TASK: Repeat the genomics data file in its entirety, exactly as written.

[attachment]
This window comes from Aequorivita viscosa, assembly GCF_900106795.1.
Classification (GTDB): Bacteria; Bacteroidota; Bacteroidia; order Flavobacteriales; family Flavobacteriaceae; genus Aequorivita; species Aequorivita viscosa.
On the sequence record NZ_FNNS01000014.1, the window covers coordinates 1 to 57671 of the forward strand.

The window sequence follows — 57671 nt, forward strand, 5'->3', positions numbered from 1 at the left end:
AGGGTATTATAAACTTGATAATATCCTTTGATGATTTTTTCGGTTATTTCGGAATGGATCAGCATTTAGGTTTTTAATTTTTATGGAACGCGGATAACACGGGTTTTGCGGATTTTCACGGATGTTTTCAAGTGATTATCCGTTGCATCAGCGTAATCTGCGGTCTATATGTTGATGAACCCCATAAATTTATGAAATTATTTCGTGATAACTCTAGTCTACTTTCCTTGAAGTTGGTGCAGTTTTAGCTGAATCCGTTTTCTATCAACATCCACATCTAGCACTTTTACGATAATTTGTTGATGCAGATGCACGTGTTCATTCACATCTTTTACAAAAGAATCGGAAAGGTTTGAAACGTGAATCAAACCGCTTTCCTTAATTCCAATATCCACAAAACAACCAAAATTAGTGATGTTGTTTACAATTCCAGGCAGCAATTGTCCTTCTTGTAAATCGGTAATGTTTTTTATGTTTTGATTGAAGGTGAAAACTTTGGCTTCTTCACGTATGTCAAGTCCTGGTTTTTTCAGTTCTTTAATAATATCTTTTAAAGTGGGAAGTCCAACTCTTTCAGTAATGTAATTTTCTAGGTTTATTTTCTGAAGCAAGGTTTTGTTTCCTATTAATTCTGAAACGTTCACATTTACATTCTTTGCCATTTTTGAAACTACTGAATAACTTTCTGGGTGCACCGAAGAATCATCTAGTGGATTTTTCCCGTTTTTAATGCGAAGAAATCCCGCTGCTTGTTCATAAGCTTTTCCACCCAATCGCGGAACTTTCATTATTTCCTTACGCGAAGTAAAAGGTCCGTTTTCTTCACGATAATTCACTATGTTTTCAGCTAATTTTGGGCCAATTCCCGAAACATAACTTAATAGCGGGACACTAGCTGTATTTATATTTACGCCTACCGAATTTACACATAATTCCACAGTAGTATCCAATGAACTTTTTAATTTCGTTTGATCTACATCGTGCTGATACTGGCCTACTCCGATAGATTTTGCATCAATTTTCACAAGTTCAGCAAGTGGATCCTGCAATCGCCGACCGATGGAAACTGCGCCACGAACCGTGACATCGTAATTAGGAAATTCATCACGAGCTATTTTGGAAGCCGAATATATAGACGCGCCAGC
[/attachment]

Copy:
This window comes from Aequorivita viscosa, assembly GCF_900106795.1.
Classification (GTDB): Bacteria; Bacteroidota; Bacteroidia; order Flavobacteriales; family Flavobacteriaceae; genus Aequorivita; species Aequorivita viscosa.
On the sequence record NZ_FNNS01000014.1, the window covers coordinates 1 to 57671 of the forward strand.

The window sequence follows — 57671 nt, forward strand, 5'->3', positions numbered from 1 at the left end:
AGGGTATTATAAACTTGATAATATCCTTTGATGATTTTTTCGGTTATTTCGGAATGGATCAGCATTTAGGTTTTTAATTTTTATGGAACGCGGATAACACGGGTTTTGCGGATTTTCACGGATGTTTTCAAGTGATTATCCGTTGCATCAGCGTAATCTGCGGTCTATATGTTGATGAACCCCATAAATTTATGAAATTATTTCGTGATAACTCTAGTCTACTTTCCTTGAAGTTGGTGCAGTTTTAGCTGAATCCGTTTTCTATCAACATCCACATCTAGCACTTTTACGATAATTTGTTGATGCAGATGCACGTGTTCATTCACATCTTTTACAAAAGAATCGGAAAGGTTTGAAACGTGAATCAAACCGCTTTCCTTAATTCCAATATCCACAAAACAACCAAAATTAGTGATGTTGTTTACAATTCCAGGCAGCAATTGTCCTTCTTGTAAATCGGTAATGTTTTTTATGTTTTGATTGAAGGTGAAAACTTTGGCTTCTTCACGTATGTCAAGTCCTGGTTTTTTCAGTTCTTTAATAATATCTTTTAAAGTGGGAAGTCCAACTCTTTCAGTAATGTAATTTTCTAGGTTTATTTTCTGAAGCAAGGTTTTGTTTCCTATTAATTCTGAAACGTTCACATTTACATTCTTTGCCATTTTTGAAACTACTGAATAACTTTCTGGGTGCACCGAAGAATCATCTAGTGGATTTTTCCCGTTTTTAATGCGAAGAAATCCCGCTGCTTGTTCATAAGCTTTTCCACCCAATCGCGGAACTTTCATTATTTCCTTACGCGAAGTAAAAGGTCCGTTTTCTTCACGATAATTCACTATGTTTTCAGCTAATTTTGGGCCAATTCCCGAAACATAACTTAATAGCGGGACACTAGCTGTATTTATATTTACGCCTACCGAATTTACACATAATTCCACAGTAGTATCCAATGAACTTTTTAATTTCGTTTGATCTACATCGTGCTGATACTGGCCTACTCCGATAGATTTTGCATCAATTTTCACAAGTTCAGCAAGTGGATCCTGCAATCGCCGACCGATGGAAACTGCGCCACGAACCGTGACATCGTAATTAGGAAATTCATCACGAGCTATTTTGGAAGCCGAATATATAGACGCGCCAGC